Winter is coming. This means making space in our closets for the warmest apparels, such as the heaviest sweaters.
Concerning the sustainability we should ban all the artificial fibers, which are not biodegradable and unsustainable for our planet.
In this article we will speak of wool instead, and more precisely about cashmere wool, one of the finest yarns in the clothing industry, being the most insulating natural fiber in the world and also the softest. But are we sure that as a natural fiber it is also sustainable?
Let’s start from an assumption: cashmere is an investment. A sweater woven with this yarn will last decades and you can give it to your children. So from the point of view of its duration it certainly represents one of the most sustainable items of clothing we can imagine.
But as with all fibers, it is necessary to take a step back and think about its production to understand its impact on the environment.
Why virgin cashmere is unsustainable?
You should know that cashmere is obtained by combing a particular type of goat, the Hiracus goat, from the region of Kashmir, the northernmost state of India.
This type of region has very long winters (even 6 months) that subject the animal to a very cold and rigid climate, with temperatures that are around -40 degrees Celsius.
The animal, to protect itself from this cold, being poor in protective fat, develops a very soft and fluffy undercoat, the duvet, from which cashmere is made.
As you can imagine, given the very small production of the undercoat compared to the outer pile, cashmere has an environmental impact much greater than wool: to make a cashmere sweater you need 4 goats that produce between 100 and 200 grams of cashmere each, while from a single sheep it is possible to obtain 5 wool sweaters.
Evolution of cashmere in centuries
Cashmere was introduced in Europe in the XIV century, thanks to Marco Polo, but it was only in the XIX century that Europeans began working on it.
The first countries to treat these fibers were Italy and Scotland, which held the monopoly until a few decades ago.
With globalization, cashmere has become known throughout the world and this has led to a huge increase in demand, especially in recent years, becoming a great classic in the luxury market.
So many fashion brands have decided to include this fine fiber in their garment collections, and with the increase in demand, the production has been under pressure to reduce the costs of raw materials.
The processing has also changed: from very specific and accurate, it has taken on large-scale dimensions, which has done nothing but increase processing waste.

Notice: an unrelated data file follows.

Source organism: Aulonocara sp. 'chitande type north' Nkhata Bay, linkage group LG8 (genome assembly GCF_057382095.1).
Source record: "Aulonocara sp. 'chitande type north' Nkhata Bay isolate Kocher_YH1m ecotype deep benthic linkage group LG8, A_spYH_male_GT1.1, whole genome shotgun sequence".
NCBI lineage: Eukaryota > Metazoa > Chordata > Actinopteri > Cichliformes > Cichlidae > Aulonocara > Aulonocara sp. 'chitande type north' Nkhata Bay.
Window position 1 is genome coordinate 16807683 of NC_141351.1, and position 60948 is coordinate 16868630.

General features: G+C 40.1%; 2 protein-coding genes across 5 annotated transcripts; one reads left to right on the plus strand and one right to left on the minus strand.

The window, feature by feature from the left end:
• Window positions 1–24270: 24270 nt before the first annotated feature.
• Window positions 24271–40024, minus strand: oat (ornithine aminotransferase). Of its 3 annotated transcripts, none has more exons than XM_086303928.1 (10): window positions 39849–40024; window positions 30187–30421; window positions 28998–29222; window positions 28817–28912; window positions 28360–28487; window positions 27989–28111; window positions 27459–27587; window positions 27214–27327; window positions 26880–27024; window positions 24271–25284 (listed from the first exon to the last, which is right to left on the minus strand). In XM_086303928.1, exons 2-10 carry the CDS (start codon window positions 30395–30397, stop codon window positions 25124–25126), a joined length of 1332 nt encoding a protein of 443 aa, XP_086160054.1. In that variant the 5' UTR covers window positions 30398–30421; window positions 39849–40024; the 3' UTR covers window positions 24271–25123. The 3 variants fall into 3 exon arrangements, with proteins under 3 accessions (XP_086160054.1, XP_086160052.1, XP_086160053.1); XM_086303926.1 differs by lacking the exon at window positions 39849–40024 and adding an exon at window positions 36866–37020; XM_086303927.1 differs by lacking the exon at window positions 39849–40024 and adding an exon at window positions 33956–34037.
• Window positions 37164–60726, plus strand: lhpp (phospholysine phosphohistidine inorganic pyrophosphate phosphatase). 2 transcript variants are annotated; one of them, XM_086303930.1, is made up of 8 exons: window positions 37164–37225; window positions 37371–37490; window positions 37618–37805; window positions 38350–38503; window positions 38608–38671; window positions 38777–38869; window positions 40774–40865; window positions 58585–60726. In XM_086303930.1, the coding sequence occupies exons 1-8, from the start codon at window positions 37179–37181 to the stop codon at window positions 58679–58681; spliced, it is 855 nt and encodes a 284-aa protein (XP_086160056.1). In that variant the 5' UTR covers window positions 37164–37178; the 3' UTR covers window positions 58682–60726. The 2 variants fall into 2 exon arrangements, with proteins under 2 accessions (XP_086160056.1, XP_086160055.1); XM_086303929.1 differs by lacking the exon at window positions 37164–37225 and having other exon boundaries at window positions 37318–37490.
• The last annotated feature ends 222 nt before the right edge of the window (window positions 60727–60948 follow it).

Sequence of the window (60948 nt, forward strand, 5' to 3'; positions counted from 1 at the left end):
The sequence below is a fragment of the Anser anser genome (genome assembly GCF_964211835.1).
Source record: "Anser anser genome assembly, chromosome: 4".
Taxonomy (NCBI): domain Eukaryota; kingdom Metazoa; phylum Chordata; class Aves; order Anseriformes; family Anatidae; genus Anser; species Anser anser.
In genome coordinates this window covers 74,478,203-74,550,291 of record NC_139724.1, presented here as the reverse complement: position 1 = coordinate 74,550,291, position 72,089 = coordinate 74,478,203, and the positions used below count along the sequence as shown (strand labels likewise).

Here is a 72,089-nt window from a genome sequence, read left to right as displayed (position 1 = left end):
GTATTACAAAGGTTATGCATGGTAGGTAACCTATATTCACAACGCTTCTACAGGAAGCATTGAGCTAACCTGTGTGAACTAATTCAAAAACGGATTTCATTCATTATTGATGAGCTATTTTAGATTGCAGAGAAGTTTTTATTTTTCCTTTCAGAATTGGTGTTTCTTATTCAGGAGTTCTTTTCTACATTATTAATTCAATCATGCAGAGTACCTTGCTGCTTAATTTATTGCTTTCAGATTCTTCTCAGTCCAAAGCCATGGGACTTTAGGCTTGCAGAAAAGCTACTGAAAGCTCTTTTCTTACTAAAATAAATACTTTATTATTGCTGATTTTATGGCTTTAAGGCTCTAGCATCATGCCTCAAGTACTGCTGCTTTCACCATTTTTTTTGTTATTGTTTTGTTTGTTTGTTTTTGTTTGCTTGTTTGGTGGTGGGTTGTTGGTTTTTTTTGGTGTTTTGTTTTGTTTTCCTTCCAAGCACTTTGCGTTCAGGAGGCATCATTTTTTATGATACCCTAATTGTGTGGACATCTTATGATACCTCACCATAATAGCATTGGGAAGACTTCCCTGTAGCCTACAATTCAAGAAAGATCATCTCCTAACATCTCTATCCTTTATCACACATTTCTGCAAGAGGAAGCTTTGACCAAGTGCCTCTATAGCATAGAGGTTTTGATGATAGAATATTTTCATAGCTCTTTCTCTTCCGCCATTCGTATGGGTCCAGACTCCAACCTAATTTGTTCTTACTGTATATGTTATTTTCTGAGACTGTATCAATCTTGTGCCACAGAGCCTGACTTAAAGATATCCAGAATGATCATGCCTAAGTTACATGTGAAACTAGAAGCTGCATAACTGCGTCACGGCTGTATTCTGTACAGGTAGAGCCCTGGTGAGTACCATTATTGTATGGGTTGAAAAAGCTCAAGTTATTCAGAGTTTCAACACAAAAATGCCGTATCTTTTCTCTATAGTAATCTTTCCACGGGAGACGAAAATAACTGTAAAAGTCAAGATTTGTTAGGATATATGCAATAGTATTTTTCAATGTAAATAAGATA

Today cashmere is produced in many more countries than in the past, such as Mongolia, Tibet, Iran and Afghanistan; while production from the Kashmir area is small. The very high demand also led the shepherds to increase exponentially the number of cattle in the herds, so that overpopulation is destroying the grasslands of the Asian highlands where these animals live. In fact, the goat eats the grass and the plants to the roots, preventing the flora from regenerating itself.
The United Nations Development Program has declared that 90% of Mongolia, for example, is composed of arid and fragile soils, with an high risk of desertification.
A risk also for the livestock
The increase in demand and the difficulty in managing several herds have led to a much more frequent fiber revenue process.
Often the combing takes place in late winter. This means subjecting the animal to a risk of survival, since it is deprived at the coldest time of the year of its primary defense weapon.
A further threat also comes from the climate change that has affected these regions with the dzud phenomenon: summers are characterized by months of drought followed by very cold, snowy and rigid winters, which put at risk the survival of the animal.
Goats aren’t the only victims
The Altai Mountains, are the natural habitat of the snow leopard. This feline eats mainly the Siberian ibex which, due to the invasion of goats, migrates to less frequented and more prosperous places.
Unfortunately the feline does not the same and he is forced to predate domestic animals, exposing himself to innumerable dangers, such as poaching. This situation is putting in danger this predator, so much as to become one of the animals at risk of extinction.
Upcycled cashmere as a solution
Although a virgin cashmere garment can last over time, it is clear that its current production has a certain impact on the environment and cannot be defined as sustainable.
The best option seems to be upcycled cashmere, whose production process is part of circular fashion: giving new life to items already used or discarded.
In summary, the advantages of regenerated cashmere are a lot:
- Upcycled cashmere garments have an excellent fit.
- They isolate from the external environment and allow your body to maintain its temperature.
- Endless duration. This material becomes softer over the years and does not spoil with repeated washing.
- Breathable fabric. It absorbs sweat and moisture.
- Antistatic. It does not attract electromagnetic or electrostatic fields and therefore neither dust.
- Multiplicity and good color solidity.
- The cost of the raw material is cheaper compared to the virgin fiber, which allows lower prices even to the finished product.
Even cashmere can be a sustainable and ethical material. By buying upcycled cashmere garments you will have all the exclusivity and value of virgin cashmere, with some advantages: price, softness and sustainability.
Are you interested about upcycled cashmere garments? Then take a look at the section of our store dedicated to regenerated cashmere, where you’ll find a wide selection of accessories and sweaters in this beautiful material.